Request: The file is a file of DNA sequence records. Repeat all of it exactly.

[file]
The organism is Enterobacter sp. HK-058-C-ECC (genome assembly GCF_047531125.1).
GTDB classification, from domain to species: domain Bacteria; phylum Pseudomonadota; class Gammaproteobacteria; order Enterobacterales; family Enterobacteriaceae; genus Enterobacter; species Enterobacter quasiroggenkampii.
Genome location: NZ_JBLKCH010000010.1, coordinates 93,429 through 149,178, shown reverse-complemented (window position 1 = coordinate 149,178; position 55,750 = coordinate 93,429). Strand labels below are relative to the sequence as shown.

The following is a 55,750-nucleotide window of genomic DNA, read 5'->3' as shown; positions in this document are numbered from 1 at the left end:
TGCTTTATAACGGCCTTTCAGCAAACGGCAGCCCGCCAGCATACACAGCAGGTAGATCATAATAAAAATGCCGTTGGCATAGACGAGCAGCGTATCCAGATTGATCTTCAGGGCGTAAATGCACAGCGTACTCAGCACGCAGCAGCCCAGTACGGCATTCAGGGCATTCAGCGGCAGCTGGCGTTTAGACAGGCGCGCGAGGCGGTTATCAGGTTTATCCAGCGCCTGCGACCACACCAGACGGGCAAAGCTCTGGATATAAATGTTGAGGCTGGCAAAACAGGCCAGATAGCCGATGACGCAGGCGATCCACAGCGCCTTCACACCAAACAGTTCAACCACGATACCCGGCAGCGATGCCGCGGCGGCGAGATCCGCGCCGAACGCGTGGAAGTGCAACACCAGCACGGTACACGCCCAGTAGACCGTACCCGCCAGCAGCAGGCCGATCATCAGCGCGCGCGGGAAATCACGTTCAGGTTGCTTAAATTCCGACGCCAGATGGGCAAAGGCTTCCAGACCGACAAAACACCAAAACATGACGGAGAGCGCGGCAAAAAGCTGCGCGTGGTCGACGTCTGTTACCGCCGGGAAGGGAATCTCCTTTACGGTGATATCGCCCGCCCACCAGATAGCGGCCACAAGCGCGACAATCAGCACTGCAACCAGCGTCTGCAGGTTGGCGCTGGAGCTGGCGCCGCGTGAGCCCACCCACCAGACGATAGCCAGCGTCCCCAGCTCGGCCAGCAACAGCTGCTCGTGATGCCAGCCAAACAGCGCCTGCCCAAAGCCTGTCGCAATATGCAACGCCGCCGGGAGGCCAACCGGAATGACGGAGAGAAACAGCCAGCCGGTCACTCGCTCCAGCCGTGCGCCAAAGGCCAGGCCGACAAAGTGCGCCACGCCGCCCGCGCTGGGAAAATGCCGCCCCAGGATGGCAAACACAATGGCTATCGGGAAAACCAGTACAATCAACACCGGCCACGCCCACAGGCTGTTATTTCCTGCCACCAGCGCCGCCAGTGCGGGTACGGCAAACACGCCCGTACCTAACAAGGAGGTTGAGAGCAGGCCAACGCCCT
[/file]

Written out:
The organism is Enterobacter sp. HK-058-C-ECC (genome assembly GCF_047531125.1).
GTDB classification, from domain to species: domain Bacteria; phylum Pseudomonadota; class Gammaproteobacteria; order Enterobacterales; family Enterobacteriaceae; genus Enterobacter; species Enterobacter quasiroggenkampii.
Genome location: NZ_JBLKCH010000010.1, coordinates 93,429 through 149,178, shown reverse-complemented (window position 1 = coordinate 149,178; position 55,750 = coordinate 93,429). Strand labels below are relative to the sequence as shown.

The following is a 55,750-nucleotide window of genomic DNA, read 5'->3' as shown; positions in this document are numbered from 1 at the left end:
TGCTTTATAACGGCCTTTCAGCAAACGGCAGCCCGCCAGCATACACAGCAGGTAGATCATAATAAAAATGCCGTTGGCATAGACGAGCAGCGTATCCAGATTGATCTTCAGGGCGTAAATGCACAGCGTACTCAGCACGCAGCAGCCCAGTACGGCATTCAGGGCATTCAGCGGCAGCTGGCGTTTAGACAGGCGCGCGAGGCGGTTATCAGGTTTATCCAGCGCCTGCGACCACACCAGACGGGCAAAGCTCTGGATATAAATGTTGAGGCTGGCAAAACAGGCCAGATAGCCGATGACGCAGGCGATCCACAGCGCCTTCACACCAAACAGTTCAACCACGATACCCGGCAGCGATGCCGCGGCGGCGAGATCCGCGCCGAACGCGTGGAAGTGCAACACCAGCACGGTACACGCCCAGTAGACCGTACCCGCCAGCAGCAGGCCGATCATCAGCGCGCGCGGGAAATCACGTTCAGGTTGCTTAAATTCCGACGCCAGATGGGCAAAGGCTTCCAGACCGACAAAACACCAAAACATGACGGAGAGCGCGGCAAAAAGCTGCGCGTGGTCGACGTCTGTTACCGCCGGGAAGGGAATCTCCTTTACGGTGATATCGCCCGCCCACCAGATAGCGGCCACAAGCGCGACAATCAGCACTGCAACCAGCGTCTGCAGGTTGGCGCTGGAGCTGGCGCCGCGTGAGCCCACCCACCAGACGATAGCCAGCGTCCCCAGCTCGGCCAGCAACAGCTGCTCGTGATGCCAGCCAAACAGCGCCTGCCCAAAGCCTGTCGCAATATGCAACGCCGCCGGGAGGCCAACCGGAATGACGGAGAGAAACAGCCAGCCGGTCACTCGCTCCAGCCGTGCGCCAAAGGCCAGGCCGACAAAGTGCGCCACGCCGCCCGCGCTGGGAAAATGCCGCCCCAGGATGGCAAACACAATGGCTATCGGGAAAACCAGTACAATCAACACCGGCCACGCCCACAGGCTGTTATTTCCTGCCACCAGCGCCGCCAGTGCGGGTACGGCAAACACGCCCGTACCTAACAAGGAGGTTGAGAGCAGGCCAACGCCCT